This week I ate the last of Chapter 14. The story of stalking and killing the red deer stag was the culmination of my book The Ethical Carnivore. The venison lasted more than a year, and every mouthful was appreciated.
He was a beautiful young stag and I did my best not to waste any of the meat. I made pate with the liver, stew with the heart and had kidneys on toast for breakfast. Lesser cuts of meat were made into sausages and burgers, while the fillet and strip loin were cooked as steak. I had roast lunches and dinner parties and served venison canapés at my book launch in Bloomsbury. Every time I shared the meat it prompted a lively discussion about the ethics of eating animals and how we manage the last of the UK’s wild spaces.
Venison is perhaps the most ethical meat we can eat in Britain today. Because of a lack of natural predators and a warmer climate, there are as many as one million deer in the UK – the highest number since the Ice Age. While that is wonderful for biodiversity and we all love to see the deer bouncing over the fields or jumping into our gardens, it can be a nuisance. Deer cause road accidents and are a problem for regenerating forests in places like the Highlands, since they tend to eat any young trees. Around the UK local councils, the Forestry Commission, and other official bodies are dispatching 350,000 deer every year.
Yet in the UK we still do not eat much of our own venison. Instead we export the wild meat from our hills and import farmed venison from New Zealand. It seems the taste of wild venison is too strong for our modern palates. I wanted to prove how delicious and versatile venison can be. Among the meals I served to friends were venison chilli, venison and ale pie, venison bolognese, stalker’s pie and steak. (I posted plenty of pictures of the food on Instagram and Twitter.)
The last meal was my favourite venison stew (the recipe is below). It tasted sweet – and not just because of all the rowan jelly I added. I have learnt so much from writing The Ethical Carnivore. Not only practical skills in shooting and fishing, which I hope to improve further. But about myself as a human and our wider relationship with animals. If we are going to continue to eat meat as a society, don’t we all need to ask questions about how it is raised, slaughtered and processed?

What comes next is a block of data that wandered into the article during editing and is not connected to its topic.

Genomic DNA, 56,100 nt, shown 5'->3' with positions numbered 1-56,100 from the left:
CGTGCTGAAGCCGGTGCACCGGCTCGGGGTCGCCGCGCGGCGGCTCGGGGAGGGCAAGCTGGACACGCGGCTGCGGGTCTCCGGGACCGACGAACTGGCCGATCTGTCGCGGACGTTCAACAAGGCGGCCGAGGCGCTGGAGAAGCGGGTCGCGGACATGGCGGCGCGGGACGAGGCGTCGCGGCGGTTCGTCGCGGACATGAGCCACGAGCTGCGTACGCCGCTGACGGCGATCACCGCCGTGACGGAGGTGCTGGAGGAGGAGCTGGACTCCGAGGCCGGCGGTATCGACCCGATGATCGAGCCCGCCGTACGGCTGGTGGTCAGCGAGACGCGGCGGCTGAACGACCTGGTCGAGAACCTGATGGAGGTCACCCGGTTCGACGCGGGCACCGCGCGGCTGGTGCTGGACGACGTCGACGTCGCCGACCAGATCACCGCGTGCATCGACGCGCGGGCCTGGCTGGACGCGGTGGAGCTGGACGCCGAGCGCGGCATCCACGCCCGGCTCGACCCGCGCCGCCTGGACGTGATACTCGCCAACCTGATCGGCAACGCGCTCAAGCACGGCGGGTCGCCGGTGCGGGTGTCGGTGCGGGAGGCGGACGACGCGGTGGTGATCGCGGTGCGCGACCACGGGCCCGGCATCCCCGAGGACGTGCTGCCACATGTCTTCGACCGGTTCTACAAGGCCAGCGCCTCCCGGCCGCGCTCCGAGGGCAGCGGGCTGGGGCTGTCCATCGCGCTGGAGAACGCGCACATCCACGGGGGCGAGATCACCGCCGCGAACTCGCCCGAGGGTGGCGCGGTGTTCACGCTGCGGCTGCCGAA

Many people have asked what I will do next. I cannot realistically continue to only eat animals I kill myself. I am what I call an ‘ethical carnivore’. This means eating a lot less meat and taking the time to find out where it is from, usually by going to the butcher. I also hope to continue to source animals for myself, where I can. This year instead of stalking during the rut, I took photos of the stags. Later in the winter I will be going hind stalking so I can fill my freezer up once again.
Scottish sweet and sour venison stew
2 x tbsp flour
450g venison shoulder or similar stewing cut (diced)
Good slug of rapeseed oil
2 x shallot
2 x celery
2 x carrots
1 x tsp of coriander seeds (ground in a pestle and mortar) or cumin powder
6 x mushrooms
2 x handfuls of frozen cranberries
1 x tbsp rowan jelly (or redcurrant jelly)
¼ pint stock
Preparation time: 30 mins. Cooking time 1-2 hours.
I am the kind of person who likes meat with my condiments, rather than the other way around, so you may want to cut down on the jelly if you don’t like a sweet flavour with gamey meat. Also, I had just made a batch of rowan jelly and had a bowl of cloudy jelly that was not good enough to go in jars to use up.
Coat the venison in flour and brown off in a heavy bottomed casserole dish. Put to one side while you fry the shallots and celery until translucent. Add the carrots, turnips and cumin until well coated in oil. They don’t need to cook, as they will soften later in the stock. Add the meat back in with the mushrooms and a couple of handfuls of cranberries. At this stage it looks beautiful with the bright berries against the meat and vegetables. Mix in a generous tablespoon of rowan jelly or redcurrant jelly (this is the sweet against the sour of the cranberries). Pour on ¼ pint of good game or vegetable stock – enough to cover the meat and veg. Bring to a simmer and leave bubbling away for a good hour or pop in the oven at a medium heat. If you are cooking red deer stag, like me, it probably needs another hour in the oven as it is a tougher meat, but a young roe deer will be tender within an hour. Check frequently and add more stock if it is looking dry.
Take the stew out of the oven and serve with a baked potato and green vegetables. It is not a sweet and sour taste in the sense of a Chinese dish, but more a comforting sweetness from the jelly to compliment the game, against the sharp tang of the cranberries.